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Adam Rudolph’s Moving Pictures: Dream Garden

Adam Rudolph is a mixer-upper whose greatest gift is his ability to take pieces from here, there and beyond, toss them into scenarios in which they should collide noisily, and instead coax from them harmonious goodness and excellent adventures. At the root of Dream Garden, as in everything Rudolph touches, is the relationship between his hand drums and percussion and the sundry horns and stringed instruments his Moving Pictures octet employs. Rudolph’s résumé is stuffed with references-notable stints with Yusef Lateef and Don Cherry; membership in Mandingo Griot Society in the ’80s-that substantiated that his particular global fusion happily deviates from accepted notions of both world music and jazz without sailing off the map completely. Improvisation is key to Dream Garden’s success, but so is a continual exploration of tonal color and Moving Pictures’ East/West crossbreeding.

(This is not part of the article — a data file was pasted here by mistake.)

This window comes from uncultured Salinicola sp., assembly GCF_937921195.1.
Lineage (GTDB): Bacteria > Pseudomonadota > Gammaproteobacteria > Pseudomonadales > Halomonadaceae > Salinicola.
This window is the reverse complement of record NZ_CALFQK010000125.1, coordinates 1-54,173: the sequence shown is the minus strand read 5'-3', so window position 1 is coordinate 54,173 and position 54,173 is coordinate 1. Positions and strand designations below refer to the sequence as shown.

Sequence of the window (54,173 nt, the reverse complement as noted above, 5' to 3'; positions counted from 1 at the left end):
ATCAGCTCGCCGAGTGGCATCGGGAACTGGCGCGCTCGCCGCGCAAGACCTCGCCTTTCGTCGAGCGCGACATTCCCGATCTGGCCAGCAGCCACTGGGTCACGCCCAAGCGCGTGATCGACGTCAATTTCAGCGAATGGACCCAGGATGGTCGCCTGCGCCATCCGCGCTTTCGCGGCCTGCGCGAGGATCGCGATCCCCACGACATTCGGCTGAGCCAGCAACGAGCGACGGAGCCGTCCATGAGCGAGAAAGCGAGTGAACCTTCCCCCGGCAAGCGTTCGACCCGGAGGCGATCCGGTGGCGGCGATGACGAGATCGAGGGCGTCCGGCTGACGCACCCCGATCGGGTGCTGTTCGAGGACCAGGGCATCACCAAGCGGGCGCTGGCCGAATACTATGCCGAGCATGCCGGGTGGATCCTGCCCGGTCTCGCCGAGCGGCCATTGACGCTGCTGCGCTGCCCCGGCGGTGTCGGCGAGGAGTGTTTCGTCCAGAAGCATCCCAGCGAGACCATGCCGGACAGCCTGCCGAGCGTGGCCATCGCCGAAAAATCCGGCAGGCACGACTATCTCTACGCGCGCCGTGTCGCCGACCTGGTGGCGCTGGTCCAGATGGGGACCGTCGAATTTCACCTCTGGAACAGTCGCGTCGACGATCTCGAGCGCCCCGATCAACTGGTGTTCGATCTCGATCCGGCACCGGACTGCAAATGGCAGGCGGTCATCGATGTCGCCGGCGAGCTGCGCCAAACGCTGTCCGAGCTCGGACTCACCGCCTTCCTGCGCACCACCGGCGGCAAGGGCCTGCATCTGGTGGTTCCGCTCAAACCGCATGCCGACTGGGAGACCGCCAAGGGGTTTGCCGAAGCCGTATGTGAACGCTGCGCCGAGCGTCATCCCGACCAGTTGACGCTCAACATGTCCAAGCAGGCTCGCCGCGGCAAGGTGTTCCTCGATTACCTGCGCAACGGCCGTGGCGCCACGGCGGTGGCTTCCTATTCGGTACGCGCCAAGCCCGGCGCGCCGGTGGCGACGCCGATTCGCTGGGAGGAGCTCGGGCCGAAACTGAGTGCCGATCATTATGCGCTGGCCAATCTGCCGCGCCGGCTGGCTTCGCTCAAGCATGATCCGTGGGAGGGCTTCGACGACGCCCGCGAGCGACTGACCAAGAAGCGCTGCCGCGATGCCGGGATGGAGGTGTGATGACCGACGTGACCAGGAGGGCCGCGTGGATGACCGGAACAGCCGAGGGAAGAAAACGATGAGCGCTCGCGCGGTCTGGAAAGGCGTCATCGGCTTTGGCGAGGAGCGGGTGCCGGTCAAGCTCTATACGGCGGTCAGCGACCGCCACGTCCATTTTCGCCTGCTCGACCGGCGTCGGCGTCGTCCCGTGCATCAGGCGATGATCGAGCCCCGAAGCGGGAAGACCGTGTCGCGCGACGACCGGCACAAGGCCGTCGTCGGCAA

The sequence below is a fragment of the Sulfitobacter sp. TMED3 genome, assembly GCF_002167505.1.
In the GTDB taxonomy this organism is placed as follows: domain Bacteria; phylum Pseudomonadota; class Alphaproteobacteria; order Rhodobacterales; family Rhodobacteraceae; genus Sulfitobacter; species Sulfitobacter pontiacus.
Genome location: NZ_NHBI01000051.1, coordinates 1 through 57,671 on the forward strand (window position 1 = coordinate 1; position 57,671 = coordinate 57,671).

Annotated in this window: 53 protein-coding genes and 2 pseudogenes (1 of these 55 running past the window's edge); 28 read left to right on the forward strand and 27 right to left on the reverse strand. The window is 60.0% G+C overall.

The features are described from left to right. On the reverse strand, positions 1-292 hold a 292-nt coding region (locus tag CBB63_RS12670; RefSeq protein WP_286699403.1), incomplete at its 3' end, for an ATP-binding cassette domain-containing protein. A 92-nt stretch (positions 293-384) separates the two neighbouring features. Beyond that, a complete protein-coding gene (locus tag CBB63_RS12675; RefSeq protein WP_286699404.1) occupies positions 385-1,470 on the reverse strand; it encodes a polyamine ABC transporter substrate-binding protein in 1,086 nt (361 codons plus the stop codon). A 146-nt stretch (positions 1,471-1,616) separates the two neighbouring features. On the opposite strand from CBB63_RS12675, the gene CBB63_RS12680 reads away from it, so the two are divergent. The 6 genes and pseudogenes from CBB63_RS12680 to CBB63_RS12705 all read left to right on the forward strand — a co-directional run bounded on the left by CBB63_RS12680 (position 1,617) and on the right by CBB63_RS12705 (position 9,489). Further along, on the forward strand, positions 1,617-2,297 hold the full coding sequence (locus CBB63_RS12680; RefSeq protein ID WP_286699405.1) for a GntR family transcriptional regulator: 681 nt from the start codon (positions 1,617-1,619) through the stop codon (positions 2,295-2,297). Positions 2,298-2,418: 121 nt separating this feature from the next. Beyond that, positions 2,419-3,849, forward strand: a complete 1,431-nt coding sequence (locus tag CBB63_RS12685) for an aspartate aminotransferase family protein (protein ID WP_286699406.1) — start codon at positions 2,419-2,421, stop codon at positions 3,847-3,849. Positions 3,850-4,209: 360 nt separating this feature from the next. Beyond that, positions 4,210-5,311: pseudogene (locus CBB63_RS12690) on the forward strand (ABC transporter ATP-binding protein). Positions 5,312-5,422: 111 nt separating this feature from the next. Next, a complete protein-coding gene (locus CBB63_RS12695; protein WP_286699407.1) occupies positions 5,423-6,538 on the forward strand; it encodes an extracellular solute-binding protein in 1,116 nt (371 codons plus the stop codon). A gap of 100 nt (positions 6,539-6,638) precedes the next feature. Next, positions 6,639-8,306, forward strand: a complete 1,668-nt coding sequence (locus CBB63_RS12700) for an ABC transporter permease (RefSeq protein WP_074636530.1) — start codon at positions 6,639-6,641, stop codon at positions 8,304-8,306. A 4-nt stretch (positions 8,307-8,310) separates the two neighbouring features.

Rudolph’s world is one of contrasting shapes and languages, and of unexpected, welcomed variations. His considerable time spent within the music of the Gnawa informs Dream Garden but the present crew continues past Morocco into parts unknown to create its own identity. “Cousin of the Moon,” an early highlight, enters warily as breathy flute is acquainted with ambient bass, far-off guitar chording and a nearly imperceptible jingling. Brassman Graham Haynes quickly asserts himself, Rudolph goes bonkers and the mix becomes dense, edging toward a fiery blast. Opening track “Oshogbo” comes on like electric Miles, all angular and staccato, takes a breath, cedes to tranquility and fades ominously, while the closing “Walking the Curve” is all funky bassline, hellacious horns, wacky wah-wah and Rudolph’s hands hard at play. Several one- and two-minute interludes provide connections and contrasts, a glue that adds even more mystique and soul to a set that already possesses plenty of both.

Originally Published